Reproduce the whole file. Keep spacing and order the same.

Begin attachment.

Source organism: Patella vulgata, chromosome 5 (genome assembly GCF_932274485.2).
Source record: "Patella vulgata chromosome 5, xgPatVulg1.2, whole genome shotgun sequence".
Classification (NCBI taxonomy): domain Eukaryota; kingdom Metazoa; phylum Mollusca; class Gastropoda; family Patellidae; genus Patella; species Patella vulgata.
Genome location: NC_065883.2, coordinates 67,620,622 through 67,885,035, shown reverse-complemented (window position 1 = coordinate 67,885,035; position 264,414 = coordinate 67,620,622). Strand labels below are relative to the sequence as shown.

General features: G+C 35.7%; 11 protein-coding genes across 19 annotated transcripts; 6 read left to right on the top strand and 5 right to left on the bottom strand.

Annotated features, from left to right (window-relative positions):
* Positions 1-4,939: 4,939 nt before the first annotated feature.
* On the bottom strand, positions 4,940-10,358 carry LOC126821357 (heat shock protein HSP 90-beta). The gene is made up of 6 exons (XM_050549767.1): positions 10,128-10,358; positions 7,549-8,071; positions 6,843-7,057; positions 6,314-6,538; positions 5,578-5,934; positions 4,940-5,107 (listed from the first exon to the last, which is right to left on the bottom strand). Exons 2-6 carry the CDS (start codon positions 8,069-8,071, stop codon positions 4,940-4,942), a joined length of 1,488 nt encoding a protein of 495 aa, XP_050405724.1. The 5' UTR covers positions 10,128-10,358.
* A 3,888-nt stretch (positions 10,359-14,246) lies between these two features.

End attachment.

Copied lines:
Source organism: Patella vulgata, chromosome 5 (genome assembly GCF_932274485.2).
Source record: "Patella vulgata chromosome 5, xgPatVulg1.2, whole genome shotgun sequence".
Classification (NCBI taxonomy): domain Eukaryota; kingdom Metazoa; phylum Mollusca; class Gastropoda; family Patellidae; genus Patella; species Patella vulgata.
Genome location: NC_065883.2, coordinates 67,620,622 through 67,885,035, shown reverse-complemented (window position 1 = coordinate 67,885,035; position 264,414 = coordinate 67,620,622). Strand labels below are relative to the sequence as shown.

General features: G+C 35.7%; 11 protein-coding genes across 19 annotated transcripts; 6 read left to right on the top strand and 5 right to left on the bottom strand.

Annotated features, from left to right (window-relative positions):
* Positions 1-4,939: 4,939 nt before the first annotated feature.
* On the bottom strand, positions 4,940-10,358 carry LOC126821357 (heat shock protein HSP 90-beta). The gene is made up of 6 exons (XM_050549767.1): positions 10,128-10,358; positions 7,549-8,071; positions 6,843-7,057; positions 6,314-6,538; positions 5,578-5,934; positions 4,940-5,107 (listed from the first exon to the last, which is right to left on the bottom strand). Exons 2-6 carry the CDS (start codon positions 8,069-8,071, stop codon positions 4,940-4,942), a joined length of 1,488 nt encoding a protein of 495 aa, XP_050405724.1. The 5' UTR covers positions 10,128-10,358.
* A 3,888-nt stretch (positions 10,359-14,246) lies between these two features.